A Different Kind of Battle

Monday, March 22, 2010

40 years ago, 46 women filed a gender discrimination lawsuit against Newsweek Magazine. At that time, 25% of the staff journalists were female. This year, 39% of the staff is female. And yet, the author of 46 headlines published by the magazine last year were by men. An article published in Newsweek last Friday addressed this issue and the battle that women still face in regards to our place in the work force and the control we have over our careers.

The women who wrote the 1970 article brought up several very valid points that even in my career I have been witness too. Women in positions of power have had to fight hard against the glass ceiling, albeit a thinner one that was there 40 years ago. This leaves them perceived as unkind, overly ambitious, and other sometimes not-so-nice stereotypes. Does this come from an unrealistic expectation that's placed on young girls during their youth? You can have it all: the house, the husband, the 2.5 kids, the SUV, and the career, if your willing to work hard for it.

But in reality, you can't have it all. And, in my personal life, I've experienced the opposite of the battle described in Newsweek. After the birth of my second child, I chose to downgrade my position at work to be able to be home more. This led me to experience opposite judgments than those who are trying to climb the ladder of success. I've been perceived as lazy, just a home-maker, unambitious; one co-worker even went as far as to tell me that in making that choice, I'm fighting against all that the women of the past had fought for. Didn't I appreciate the fact that I can be out of the house and have a career, instead of being just a mom?

Of course I appreciate that. I'm all for people advancing themselves; if you have a dream, go for it. But, the different battle I've faced is that my dream is to be a mom, and that's it. I don't have a desire for a title other than mommy. Does that make me unappreciative of the battle that has been fought by my female predecessors for the right to work? Of course not. But, in reality, shouldn't equal rights mean that I can choose to work or choose to be home?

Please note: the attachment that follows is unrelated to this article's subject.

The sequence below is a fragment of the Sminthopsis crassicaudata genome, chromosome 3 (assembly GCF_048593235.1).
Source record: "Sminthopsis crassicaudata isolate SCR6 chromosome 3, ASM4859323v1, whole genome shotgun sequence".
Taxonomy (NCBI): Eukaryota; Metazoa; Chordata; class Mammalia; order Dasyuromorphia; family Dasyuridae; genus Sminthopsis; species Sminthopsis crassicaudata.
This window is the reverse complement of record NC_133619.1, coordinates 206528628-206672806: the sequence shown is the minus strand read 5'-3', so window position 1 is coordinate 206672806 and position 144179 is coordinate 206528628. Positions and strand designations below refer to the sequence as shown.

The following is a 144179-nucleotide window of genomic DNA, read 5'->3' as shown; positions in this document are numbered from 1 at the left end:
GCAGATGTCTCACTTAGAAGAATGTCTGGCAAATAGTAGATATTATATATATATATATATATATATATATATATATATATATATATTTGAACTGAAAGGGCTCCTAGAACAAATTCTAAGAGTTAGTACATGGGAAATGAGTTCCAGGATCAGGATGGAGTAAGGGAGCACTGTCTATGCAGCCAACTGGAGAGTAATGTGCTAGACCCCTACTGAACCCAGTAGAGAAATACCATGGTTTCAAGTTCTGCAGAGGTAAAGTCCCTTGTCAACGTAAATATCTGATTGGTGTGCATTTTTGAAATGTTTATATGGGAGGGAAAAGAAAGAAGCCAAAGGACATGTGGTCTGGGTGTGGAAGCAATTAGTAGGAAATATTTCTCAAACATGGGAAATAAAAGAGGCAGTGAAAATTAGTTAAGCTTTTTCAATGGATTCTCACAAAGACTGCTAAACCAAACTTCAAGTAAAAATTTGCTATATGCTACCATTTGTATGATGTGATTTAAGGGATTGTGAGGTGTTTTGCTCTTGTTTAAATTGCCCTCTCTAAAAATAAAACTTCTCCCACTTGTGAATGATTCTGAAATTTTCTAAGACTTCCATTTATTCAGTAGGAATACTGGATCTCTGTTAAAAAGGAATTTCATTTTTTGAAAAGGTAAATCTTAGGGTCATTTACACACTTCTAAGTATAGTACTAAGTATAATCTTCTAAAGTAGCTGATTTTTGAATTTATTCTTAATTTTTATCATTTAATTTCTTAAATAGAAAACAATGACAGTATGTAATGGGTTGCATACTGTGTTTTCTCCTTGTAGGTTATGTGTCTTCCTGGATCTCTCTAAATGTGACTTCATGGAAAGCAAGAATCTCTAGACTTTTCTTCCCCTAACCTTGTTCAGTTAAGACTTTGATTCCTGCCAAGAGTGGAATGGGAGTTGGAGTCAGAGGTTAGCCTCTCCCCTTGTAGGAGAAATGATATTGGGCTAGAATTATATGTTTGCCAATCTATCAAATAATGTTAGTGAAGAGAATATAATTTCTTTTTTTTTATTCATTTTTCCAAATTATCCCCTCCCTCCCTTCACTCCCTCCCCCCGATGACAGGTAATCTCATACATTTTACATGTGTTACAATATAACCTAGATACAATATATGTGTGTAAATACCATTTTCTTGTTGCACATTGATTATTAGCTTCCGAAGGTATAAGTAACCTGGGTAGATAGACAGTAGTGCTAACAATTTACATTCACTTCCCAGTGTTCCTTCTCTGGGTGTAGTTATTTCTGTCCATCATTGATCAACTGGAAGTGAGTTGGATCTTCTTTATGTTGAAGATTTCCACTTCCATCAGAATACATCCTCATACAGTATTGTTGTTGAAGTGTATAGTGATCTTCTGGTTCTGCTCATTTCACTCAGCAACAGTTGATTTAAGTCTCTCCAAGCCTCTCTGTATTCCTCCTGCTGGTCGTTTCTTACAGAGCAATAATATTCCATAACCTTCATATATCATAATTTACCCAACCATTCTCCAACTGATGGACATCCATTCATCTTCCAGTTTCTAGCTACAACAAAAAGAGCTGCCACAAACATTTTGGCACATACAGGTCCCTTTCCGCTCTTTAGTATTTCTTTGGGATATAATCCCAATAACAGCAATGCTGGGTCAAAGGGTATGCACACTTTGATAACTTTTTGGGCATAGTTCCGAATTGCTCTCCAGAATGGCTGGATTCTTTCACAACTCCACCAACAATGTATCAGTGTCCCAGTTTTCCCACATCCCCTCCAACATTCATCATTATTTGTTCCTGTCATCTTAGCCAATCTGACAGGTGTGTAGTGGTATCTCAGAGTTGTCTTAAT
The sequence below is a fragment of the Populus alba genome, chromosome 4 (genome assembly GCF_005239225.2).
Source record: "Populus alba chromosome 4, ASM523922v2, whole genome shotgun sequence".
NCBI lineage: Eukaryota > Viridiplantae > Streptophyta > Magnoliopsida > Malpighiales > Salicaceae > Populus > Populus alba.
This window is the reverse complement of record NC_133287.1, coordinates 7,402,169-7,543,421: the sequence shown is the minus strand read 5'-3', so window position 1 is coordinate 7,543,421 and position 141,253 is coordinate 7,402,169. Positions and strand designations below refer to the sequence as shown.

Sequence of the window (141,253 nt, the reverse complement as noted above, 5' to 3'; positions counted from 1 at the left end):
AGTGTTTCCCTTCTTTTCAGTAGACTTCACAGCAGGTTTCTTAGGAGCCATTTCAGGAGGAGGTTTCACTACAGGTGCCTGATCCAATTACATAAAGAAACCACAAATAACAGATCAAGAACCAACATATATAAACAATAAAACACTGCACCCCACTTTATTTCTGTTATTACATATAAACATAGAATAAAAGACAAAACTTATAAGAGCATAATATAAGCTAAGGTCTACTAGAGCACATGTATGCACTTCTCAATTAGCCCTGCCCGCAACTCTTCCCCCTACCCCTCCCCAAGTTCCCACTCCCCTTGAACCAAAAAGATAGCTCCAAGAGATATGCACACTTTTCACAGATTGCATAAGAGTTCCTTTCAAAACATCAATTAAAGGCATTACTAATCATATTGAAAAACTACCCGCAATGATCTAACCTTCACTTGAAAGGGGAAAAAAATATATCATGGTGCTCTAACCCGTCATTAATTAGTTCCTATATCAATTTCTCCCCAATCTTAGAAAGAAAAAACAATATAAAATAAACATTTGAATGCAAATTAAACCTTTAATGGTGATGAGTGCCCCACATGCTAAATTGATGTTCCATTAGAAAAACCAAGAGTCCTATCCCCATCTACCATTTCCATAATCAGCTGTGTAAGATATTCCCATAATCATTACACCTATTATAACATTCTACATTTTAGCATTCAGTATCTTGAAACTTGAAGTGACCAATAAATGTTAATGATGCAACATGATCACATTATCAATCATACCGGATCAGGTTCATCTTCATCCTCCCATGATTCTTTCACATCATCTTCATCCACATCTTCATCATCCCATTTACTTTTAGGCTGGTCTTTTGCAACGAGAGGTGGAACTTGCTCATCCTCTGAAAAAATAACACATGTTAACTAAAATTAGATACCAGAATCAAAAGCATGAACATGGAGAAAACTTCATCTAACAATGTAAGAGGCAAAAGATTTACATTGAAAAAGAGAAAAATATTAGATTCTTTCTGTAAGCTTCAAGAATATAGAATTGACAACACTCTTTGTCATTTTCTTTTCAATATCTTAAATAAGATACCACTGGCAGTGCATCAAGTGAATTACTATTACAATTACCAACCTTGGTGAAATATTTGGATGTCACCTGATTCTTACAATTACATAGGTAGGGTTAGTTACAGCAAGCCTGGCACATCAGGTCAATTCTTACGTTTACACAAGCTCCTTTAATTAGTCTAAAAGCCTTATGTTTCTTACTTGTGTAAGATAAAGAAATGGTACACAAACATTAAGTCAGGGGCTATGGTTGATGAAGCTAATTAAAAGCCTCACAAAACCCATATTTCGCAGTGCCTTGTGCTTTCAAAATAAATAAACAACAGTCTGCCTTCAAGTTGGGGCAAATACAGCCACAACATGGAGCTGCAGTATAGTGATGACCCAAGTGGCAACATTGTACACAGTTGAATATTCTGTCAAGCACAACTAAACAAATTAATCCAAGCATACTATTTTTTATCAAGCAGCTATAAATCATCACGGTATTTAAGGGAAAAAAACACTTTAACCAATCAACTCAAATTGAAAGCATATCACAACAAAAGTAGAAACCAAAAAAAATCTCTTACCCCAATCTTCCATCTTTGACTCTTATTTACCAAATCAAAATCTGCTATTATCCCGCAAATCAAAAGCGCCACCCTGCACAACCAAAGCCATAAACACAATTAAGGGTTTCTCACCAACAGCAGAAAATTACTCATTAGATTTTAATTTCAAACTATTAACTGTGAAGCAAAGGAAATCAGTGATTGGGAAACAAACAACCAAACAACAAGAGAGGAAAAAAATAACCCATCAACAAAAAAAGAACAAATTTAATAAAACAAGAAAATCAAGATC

It's a very good read and rather eye opening, but it leaves me wishing that when discussing sexism in society, that people wouldn't forget the other side of the battle: there are those of us who want nothing more than to be homemakers, and that should be acceptable as well as those who want to be CEO's.


Julia Robinson March 23, 2010 at 11:21 AM  

I enjoyed this blog post very much. The statistics in the first paragraph were very interesting to me and caught my attention. Also, I found it appealing to know that there is a battle going on with these issues right now.

My favorite part of the blog post was the personal voice, though. The facts were nice, but it was interesting to hear this woman's opinion based on her life and personal experiences.

Grant Rodgers March 23, 2010 at 11:56 AM  

I completely agree with your argument that too often when discussing issues like this, people tend to forget the opposite side. One thing I found interesting however, is the way in which you were treated when you took time off at the birth of your child. Society, America in paticular, needs to adjust its views on this issue to be more understanding of the issue.

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